"We won't move forward unless we do something for these poor people who
have so much to lose," said Ivonne Juez de Baki, a delegate from
Ecuador, which is a member of a group of 22 nations - - including
Brazil, China and India - - that played a key and contentious role this
week in pressing the United States and the European Union for

Their main complaint was over the $300 billion in annual subsidies that
rich governments provide to their farmers, which they say leads to
overproduction that floods world markets with artificially cheap food
and costs millions of farm jobs in Africa, Latin America and parts of

"We have won a lot; it's not the end, it's the beginning of a better
future for everyone," Juez de Baki said at a news conference.

"In the past, rich countries made deals behind closed doors without
listening to the rest of the world," said Phil Bloomer of the British
organization Oxfam. "They tried it again in Cancun. But developing
countries refused to sign a deal that would fail the world's poorest

U.S. Trade Representative Robert Zoellick said the conference failed
largely because some countries used "rhetoric as opposed to
negotiation." He said the United States had been prepared to make deep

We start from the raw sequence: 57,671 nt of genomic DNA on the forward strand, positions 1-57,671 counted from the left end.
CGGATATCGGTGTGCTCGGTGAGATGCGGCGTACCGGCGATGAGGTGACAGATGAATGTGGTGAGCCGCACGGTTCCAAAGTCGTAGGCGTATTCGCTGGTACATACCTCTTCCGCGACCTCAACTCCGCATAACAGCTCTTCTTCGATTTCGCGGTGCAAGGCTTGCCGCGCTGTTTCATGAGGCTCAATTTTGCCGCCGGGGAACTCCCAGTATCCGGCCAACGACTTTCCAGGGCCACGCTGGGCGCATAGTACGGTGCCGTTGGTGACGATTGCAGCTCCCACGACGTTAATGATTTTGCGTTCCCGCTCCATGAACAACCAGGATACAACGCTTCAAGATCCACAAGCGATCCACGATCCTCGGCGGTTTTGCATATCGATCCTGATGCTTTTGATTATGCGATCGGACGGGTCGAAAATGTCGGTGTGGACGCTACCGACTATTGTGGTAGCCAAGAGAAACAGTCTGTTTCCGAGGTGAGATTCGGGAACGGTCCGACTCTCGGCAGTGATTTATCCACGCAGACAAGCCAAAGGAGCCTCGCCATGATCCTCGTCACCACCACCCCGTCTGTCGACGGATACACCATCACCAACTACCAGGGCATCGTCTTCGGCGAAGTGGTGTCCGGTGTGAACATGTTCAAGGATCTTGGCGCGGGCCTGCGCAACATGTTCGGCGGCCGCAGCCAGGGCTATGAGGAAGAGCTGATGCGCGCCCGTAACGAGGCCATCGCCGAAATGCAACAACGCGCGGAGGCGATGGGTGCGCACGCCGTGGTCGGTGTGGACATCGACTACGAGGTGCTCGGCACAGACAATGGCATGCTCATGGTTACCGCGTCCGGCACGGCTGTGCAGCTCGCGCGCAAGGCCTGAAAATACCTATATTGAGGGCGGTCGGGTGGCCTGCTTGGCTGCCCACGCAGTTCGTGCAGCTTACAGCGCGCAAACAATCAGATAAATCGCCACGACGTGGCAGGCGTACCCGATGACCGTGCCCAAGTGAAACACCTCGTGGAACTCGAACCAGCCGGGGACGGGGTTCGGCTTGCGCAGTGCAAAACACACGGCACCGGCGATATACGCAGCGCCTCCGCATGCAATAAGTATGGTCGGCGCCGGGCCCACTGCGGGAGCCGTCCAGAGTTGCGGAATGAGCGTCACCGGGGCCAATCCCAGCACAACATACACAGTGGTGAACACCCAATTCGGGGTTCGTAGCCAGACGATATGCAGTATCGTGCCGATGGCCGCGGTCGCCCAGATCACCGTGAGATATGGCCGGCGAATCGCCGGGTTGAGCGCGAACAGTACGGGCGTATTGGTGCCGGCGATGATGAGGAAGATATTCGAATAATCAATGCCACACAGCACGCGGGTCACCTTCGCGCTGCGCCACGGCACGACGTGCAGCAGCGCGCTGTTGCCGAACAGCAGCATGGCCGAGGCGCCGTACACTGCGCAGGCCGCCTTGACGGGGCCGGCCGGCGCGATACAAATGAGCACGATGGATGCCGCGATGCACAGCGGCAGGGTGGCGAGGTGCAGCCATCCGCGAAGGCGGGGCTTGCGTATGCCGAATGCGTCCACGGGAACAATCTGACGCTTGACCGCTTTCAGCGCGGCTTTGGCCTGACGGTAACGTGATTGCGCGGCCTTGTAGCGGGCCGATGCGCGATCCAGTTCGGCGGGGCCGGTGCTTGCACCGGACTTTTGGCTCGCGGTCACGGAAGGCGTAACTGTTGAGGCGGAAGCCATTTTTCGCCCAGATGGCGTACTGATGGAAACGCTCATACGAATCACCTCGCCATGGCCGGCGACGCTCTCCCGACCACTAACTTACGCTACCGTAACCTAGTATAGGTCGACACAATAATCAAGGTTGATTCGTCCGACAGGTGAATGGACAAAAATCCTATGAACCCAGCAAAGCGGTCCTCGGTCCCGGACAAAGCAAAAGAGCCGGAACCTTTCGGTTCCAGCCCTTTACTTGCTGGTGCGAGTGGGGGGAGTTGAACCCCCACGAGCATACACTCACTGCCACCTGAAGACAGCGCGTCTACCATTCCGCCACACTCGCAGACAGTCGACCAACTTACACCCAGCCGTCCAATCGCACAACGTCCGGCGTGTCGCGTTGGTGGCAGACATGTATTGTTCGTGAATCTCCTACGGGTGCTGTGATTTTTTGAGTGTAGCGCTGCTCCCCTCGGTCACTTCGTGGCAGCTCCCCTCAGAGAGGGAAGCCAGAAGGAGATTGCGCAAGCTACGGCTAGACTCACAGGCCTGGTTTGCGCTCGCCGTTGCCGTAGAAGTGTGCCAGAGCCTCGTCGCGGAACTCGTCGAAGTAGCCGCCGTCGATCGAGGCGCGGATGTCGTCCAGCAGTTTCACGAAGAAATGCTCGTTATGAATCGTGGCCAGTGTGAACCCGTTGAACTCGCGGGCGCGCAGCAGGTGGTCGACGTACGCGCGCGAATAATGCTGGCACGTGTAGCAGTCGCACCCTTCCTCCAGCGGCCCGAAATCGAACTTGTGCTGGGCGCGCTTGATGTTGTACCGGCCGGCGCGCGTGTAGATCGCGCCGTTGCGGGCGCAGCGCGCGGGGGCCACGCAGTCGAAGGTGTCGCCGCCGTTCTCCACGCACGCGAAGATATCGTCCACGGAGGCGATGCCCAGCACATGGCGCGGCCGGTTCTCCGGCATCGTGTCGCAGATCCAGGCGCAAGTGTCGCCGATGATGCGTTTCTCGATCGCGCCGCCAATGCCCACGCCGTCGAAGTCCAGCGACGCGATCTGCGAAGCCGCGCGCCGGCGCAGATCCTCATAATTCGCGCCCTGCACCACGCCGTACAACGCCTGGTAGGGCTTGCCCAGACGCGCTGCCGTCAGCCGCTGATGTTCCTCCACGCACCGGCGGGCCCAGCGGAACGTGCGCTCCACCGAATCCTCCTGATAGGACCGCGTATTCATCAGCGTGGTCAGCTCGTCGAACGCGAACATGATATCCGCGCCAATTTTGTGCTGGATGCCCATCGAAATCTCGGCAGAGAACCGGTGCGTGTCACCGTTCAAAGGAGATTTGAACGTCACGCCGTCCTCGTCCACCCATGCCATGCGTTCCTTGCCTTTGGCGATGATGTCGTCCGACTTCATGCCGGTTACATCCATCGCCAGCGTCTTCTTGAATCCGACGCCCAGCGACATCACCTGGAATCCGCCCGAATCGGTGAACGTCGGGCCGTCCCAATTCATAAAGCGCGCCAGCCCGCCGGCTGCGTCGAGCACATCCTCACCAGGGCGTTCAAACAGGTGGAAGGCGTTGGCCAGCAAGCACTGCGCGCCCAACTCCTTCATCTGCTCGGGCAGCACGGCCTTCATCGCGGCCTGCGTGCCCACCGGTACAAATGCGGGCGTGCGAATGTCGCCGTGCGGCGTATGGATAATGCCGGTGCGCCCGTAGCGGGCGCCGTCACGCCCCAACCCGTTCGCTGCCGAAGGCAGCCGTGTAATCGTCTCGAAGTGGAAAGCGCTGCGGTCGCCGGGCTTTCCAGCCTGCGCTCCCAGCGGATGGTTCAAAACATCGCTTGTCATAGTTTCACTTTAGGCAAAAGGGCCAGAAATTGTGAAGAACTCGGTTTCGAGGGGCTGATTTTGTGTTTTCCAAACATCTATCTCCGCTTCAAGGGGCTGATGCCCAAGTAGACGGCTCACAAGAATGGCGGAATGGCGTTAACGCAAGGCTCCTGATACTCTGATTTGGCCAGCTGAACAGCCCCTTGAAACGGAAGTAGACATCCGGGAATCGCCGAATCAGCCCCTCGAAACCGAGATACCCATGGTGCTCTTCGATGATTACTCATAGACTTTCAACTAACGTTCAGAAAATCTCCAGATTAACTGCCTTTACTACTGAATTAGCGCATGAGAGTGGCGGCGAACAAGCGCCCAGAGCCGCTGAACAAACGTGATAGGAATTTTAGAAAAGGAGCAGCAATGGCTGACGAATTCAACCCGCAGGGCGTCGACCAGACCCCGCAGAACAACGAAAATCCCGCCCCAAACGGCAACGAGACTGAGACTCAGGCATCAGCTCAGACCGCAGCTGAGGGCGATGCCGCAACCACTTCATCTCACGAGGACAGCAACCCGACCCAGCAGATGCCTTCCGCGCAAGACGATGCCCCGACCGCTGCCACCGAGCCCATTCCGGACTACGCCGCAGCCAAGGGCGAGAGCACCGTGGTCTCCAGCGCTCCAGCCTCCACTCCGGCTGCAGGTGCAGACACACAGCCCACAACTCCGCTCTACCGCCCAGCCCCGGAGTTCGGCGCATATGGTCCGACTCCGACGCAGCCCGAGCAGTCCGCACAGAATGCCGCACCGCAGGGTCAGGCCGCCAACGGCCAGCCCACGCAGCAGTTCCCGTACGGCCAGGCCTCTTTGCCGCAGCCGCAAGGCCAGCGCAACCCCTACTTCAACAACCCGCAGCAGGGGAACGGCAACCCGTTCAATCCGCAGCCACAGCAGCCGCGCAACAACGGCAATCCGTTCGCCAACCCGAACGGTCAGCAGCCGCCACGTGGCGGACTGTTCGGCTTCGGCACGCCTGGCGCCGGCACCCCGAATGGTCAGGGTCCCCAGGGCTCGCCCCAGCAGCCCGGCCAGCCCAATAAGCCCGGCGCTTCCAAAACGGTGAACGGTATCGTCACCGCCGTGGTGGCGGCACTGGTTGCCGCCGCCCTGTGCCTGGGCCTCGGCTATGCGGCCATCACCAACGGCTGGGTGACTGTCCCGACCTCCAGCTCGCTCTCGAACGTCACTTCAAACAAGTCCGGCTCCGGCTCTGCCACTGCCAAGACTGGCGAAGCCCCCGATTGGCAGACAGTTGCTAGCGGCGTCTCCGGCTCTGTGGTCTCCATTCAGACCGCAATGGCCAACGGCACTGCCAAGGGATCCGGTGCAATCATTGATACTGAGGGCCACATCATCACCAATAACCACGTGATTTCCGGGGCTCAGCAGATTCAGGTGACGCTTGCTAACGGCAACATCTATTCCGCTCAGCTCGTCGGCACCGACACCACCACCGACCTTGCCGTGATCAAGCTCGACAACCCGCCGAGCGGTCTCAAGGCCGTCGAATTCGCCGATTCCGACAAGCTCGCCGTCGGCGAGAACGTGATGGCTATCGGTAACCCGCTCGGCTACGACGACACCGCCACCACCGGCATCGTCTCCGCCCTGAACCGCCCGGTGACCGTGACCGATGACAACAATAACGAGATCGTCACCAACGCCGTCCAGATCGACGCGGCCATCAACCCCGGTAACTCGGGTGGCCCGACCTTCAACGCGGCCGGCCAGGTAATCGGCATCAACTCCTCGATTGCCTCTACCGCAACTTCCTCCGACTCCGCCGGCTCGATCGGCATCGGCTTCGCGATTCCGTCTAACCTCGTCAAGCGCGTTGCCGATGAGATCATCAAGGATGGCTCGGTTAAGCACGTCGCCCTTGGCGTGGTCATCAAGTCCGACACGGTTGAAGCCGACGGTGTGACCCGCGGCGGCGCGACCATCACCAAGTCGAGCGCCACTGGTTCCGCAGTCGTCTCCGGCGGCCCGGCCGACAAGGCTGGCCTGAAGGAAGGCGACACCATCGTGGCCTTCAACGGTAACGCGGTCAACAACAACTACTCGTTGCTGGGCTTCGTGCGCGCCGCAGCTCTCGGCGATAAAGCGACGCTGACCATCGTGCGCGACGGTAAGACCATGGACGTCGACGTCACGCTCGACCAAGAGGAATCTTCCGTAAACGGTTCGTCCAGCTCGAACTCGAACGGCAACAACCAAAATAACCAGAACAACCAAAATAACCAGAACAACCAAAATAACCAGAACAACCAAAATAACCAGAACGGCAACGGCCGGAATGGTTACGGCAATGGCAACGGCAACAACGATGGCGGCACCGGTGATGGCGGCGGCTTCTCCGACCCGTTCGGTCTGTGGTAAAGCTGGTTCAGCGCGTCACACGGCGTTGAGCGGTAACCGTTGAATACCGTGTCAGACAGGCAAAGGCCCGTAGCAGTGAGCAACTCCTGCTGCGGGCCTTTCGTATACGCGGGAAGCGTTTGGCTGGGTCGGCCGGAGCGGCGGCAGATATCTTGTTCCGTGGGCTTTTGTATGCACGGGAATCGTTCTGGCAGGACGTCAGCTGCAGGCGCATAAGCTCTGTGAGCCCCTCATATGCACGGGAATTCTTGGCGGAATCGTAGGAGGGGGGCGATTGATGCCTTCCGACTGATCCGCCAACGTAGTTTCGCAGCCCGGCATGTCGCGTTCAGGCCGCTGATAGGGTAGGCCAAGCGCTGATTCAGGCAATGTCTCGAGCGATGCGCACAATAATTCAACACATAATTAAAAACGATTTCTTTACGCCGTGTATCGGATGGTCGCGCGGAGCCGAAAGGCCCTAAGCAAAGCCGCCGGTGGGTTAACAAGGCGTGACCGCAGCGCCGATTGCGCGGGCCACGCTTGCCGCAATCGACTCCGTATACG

cuts in subsidies but that other countries, which he did not name, had
not been willing to negotiate the tariff reductions and other measures
the United States was seeking.

"Whether developed or developing, there were 'can-do' and 'won't-do'
countries here," Zoellick said in a statement. "The rhetoric of the
'won't-dos' overwhelmed the concerted efforts of the 'can-dos.' "

At a news conference later, Zoellick said: "A number of countries just
thought it was a freebie; they could just make whatever points they
suggested, argue, and not offer and give. And now they are going to face
the cold reality of that strategy: coming home with nothing. That's not
a good result for any of us."

Sen. Charles E. Grassley (R-Iowa), chairman of the Senate Finance
Committee, called it "a sad day for the global economy" and said he
would use his position to "carefully scrutinize" countries' behavior in